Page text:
- I was given a prescription for antibiotics; this was not mentioned in the handout or by the surgeon to my spouse so I was unsure if I should take them or if they were a delayed prescription (eg. take if a complication arises); when the clinic called to check on me the day after surgery I asked the caller whether I should take the antibiotics. She said "yes, of course." And I tried to clarify, "oh, I wasn't sure if everyone takes these or if they were just if some complication developed; I didn't want to take them without being sure because of the risks of antibiotics" and she told me "there aren't any risks."
[I got a bit upset at that point! Maybe it was the gnawing jaw pain or maybe I was just outraged... I might have mentioned that I was a physician, a card I try not to use because it makes me feel like an entitled a*hole, and that 'yes indeed there are risks...'] 
Anyway she told me it was routine and I relented. My scan of the evidence didn't confirm that, but because I'd had a chronic infection pre-op I figured Dr Surgeon would probably strongly recommend I take them. I probably could have handled that better by asking about it earlier in the process, but I didn't know there would be antibiotics until I emerged from the post-anasthesia haze at home
- the handout was great but I wish I would have received a copy before the day of the surgery; one of my values as a patient is "eating popcorn" and I was a bit sad to find out on the operation day that I would not be allowed popcorn for 3 months!!!!!!!!

What I might apply to my own practice:
- handouts are useful!
- people like to know what to expect, so it's good to invest the time explaining some of the possibilities and timelines
- when doctors or clinics are accessible, it helps! Even if you don't need to call or go there, somehow it feels better knowing that if you need them, it is not impossible to reach them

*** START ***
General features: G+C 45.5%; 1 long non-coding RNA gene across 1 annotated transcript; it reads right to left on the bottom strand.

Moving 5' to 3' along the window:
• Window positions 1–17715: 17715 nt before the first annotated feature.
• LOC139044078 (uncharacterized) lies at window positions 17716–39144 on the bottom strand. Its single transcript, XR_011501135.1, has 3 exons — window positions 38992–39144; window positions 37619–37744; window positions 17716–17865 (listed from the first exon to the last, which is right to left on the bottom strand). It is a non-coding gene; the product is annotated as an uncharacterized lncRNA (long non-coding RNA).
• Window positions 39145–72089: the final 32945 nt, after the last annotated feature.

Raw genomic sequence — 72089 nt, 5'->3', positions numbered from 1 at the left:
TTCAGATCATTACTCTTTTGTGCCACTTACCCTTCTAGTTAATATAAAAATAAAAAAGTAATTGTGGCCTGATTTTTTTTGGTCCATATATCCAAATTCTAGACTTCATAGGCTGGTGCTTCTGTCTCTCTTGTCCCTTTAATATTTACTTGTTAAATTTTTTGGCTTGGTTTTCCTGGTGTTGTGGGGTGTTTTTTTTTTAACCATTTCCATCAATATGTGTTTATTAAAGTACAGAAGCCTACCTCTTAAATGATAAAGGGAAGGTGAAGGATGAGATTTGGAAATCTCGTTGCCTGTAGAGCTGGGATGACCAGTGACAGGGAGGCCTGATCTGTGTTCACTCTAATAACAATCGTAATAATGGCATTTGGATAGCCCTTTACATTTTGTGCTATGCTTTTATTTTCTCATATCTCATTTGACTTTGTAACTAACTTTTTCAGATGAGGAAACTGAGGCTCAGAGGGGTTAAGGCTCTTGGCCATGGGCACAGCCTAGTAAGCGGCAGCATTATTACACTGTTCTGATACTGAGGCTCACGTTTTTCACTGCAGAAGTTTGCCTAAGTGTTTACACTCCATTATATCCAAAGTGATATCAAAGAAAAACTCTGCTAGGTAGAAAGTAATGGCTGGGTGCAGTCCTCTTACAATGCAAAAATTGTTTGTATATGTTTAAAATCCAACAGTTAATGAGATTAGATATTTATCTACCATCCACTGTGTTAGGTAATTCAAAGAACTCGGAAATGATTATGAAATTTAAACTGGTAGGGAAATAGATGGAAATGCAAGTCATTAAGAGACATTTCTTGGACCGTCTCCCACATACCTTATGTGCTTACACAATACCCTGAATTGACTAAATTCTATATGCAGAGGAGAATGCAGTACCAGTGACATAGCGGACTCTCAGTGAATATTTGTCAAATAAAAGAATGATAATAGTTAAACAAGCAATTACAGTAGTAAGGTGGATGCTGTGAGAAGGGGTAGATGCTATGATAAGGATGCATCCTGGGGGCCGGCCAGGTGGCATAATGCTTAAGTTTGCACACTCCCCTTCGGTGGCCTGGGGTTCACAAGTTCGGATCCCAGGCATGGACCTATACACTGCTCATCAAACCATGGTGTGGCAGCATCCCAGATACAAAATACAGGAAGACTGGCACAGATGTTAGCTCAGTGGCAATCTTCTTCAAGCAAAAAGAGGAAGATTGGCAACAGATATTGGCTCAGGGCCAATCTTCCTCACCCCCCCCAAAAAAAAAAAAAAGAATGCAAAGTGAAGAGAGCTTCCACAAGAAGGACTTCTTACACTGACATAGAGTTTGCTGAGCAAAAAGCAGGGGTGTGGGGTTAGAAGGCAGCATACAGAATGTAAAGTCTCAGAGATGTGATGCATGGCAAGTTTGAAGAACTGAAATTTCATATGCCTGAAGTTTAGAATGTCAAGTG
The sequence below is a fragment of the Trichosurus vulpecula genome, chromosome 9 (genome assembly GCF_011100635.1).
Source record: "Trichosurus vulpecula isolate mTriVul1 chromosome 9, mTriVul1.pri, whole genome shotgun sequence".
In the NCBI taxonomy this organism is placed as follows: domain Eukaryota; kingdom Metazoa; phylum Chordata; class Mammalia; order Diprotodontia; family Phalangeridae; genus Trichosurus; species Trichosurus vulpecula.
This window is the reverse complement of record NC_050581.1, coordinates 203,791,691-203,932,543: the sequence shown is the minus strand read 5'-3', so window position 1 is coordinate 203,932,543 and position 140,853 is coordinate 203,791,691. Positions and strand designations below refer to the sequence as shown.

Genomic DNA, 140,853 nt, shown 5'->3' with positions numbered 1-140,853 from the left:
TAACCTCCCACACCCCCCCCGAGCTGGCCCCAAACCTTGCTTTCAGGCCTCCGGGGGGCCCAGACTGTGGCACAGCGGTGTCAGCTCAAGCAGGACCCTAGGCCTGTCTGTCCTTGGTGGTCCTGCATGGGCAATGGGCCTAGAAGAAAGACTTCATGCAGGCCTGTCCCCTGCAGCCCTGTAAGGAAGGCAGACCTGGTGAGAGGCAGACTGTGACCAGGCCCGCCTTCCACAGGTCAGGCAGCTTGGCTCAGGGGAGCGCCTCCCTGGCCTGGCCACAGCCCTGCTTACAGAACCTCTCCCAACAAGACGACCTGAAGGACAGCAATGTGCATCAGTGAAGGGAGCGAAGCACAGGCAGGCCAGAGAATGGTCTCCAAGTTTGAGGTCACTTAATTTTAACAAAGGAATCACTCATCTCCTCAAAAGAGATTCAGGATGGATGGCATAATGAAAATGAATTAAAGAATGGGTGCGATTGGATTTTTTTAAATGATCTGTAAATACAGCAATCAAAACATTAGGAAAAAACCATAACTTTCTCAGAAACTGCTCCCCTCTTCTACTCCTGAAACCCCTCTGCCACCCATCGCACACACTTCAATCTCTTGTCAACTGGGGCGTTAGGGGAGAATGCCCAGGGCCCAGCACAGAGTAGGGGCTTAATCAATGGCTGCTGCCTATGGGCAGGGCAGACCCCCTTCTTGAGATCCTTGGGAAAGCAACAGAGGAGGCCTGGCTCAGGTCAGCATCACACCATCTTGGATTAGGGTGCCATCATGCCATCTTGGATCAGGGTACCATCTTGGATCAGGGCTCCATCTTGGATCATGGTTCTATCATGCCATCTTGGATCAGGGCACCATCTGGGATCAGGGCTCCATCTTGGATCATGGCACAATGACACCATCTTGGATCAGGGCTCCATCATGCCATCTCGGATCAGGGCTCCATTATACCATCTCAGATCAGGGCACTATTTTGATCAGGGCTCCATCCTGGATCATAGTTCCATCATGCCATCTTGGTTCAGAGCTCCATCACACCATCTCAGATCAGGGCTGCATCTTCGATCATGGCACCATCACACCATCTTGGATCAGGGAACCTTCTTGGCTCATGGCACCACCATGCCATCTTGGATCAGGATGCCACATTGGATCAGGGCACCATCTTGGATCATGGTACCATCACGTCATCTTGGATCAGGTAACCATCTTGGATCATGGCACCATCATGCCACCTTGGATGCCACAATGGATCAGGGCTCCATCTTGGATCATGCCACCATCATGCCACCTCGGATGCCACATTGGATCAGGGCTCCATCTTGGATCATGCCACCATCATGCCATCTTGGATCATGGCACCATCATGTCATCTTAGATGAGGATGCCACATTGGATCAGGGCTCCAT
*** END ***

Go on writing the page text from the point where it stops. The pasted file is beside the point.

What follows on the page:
- when estimating recovery times, it is probably better to under-promise/over-deliver; I was told to have 3-5 days off work and I wound up needing 7 before I even could see properly out of the eye on the side that was swollen/bruised and open my mouth wide enough to speak clearly
 

In the end, did I get the right amount of medicine? Maybe. I'm not sure! In hindsight, I would certainly have asked a few more questions (eg. about antibiotics) and I might have opted for removal of just the one baddie wisdom tooth.

Overall it was very challenging being a patient with a background in health care. When I went numb from the waist down two years ago, I basically dismissed it for three days before my dad (a nurse) insisted I seek attention - and there turned out to be an inflammatory lesion on my spinal cord ('transverse myelitis'). So now, I try really hard to mention things that seem odd or wrong and let other doctors decide if they are important. The consequence of that is that I probably come off as a worrier, but I'm sure I'll find a balance with more adventures as a patient. 

I just hope this is all the medical adventuring I'll have for a little while, at least.

BCMJ Book Review: The Patient Paradox: Why sexed-up medicine is bad for your health

At the Preventing Overdiagnosis conference last year in Oxford, I heard Dr Margaret McCartney speak. This is a passionate woman, one who advocates tirelessly for patients and follows the motto "Think critically and demand evidence." She is an outspoken leader, holding the NHS, her patients, her peers, and herself to high standards, eschewing conflict of interest and junk science.

I was lucky to meet her and when we talked further, Margaret handed me a copy of her book, The Patient Paradox: Why sexed-up medicine is bad for your health. Travel and work got in the way of me opening it, but when I did, I devoured it, underlining and folding and marking key points that resonated with me.